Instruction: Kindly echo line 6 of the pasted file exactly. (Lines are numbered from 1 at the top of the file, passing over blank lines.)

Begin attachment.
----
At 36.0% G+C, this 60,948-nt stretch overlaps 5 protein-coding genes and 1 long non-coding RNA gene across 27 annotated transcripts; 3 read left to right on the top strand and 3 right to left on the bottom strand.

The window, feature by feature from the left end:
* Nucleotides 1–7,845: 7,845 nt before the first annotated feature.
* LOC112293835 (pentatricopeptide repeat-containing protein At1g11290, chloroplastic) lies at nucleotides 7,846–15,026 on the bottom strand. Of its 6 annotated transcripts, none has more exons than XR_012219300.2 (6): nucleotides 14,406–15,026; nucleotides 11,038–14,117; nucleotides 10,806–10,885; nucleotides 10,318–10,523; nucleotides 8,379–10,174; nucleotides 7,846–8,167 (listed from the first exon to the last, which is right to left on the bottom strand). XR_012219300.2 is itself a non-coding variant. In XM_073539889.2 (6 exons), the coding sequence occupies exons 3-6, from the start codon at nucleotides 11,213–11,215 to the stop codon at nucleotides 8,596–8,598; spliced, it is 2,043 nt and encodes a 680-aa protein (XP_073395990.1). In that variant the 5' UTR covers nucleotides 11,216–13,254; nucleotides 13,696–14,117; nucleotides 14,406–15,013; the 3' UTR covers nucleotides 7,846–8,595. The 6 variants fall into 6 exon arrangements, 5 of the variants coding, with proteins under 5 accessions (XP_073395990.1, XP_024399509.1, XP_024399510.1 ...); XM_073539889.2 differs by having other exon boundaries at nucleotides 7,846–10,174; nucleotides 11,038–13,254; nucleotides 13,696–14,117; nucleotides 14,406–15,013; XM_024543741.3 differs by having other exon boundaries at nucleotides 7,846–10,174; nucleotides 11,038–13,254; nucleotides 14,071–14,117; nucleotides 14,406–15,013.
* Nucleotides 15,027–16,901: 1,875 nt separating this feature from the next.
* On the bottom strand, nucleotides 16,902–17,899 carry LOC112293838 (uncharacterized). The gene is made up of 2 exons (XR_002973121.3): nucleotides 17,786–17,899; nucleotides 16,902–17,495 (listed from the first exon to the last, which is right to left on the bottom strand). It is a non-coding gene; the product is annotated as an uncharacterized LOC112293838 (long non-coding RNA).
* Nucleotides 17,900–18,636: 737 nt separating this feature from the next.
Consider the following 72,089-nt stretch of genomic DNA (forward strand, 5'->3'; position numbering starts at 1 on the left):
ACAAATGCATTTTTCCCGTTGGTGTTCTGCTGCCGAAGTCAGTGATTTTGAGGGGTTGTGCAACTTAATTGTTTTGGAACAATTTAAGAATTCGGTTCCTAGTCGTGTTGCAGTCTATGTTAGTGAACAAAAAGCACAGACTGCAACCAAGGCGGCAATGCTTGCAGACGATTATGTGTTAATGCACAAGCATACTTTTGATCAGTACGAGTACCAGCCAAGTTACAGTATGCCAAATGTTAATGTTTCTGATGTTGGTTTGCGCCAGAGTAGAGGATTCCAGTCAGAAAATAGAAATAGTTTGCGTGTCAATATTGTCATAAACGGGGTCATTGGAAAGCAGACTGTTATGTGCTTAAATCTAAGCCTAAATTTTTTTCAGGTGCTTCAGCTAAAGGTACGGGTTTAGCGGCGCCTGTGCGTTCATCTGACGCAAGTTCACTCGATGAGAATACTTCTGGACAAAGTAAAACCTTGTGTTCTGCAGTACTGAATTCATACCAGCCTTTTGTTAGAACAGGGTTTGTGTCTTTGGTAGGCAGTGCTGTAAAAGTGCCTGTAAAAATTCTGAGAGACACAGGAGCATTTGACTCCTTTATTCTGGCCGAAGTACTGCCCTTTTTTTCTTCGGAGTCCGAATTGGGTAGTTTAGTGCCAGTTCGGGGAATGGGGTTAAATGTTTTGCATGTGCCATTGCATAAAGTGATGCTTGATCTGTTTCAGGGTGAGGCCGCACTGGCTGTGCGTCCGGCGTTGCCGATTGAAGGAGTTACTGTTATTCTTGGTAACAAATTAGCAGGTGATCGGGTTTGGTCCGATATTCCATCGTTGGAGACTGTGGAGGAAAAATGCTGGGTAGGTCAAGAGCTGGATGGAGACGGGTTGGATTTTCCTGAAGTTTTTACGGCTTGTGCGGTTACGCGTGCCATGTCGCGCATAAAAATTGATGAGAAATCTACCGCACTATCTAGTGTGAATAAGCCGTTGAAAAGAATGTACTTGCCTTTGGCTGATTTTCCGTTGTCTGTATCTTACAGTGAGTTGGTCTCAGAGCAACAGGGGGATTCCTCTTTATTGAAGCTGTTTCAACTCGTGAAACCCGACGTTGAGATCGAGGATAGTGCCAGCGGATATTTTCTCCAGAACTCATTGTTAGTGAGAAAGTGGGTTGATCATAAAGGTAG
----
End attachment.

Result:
* On the bottom strand, nucleotides 16,902–17,899 carry LOC112293838 (uncharacterized). The gene is made up of 2 exons (XR_002973121.3): nucleotides 17,786–17,899; nucleotides 16,902–17,495 (listed from the first exon to the last, which is right to left on the bottom strand). It is a non-coding gene; the product is annotated as an uncharacterized LOC112293838 (long non-coding RNA).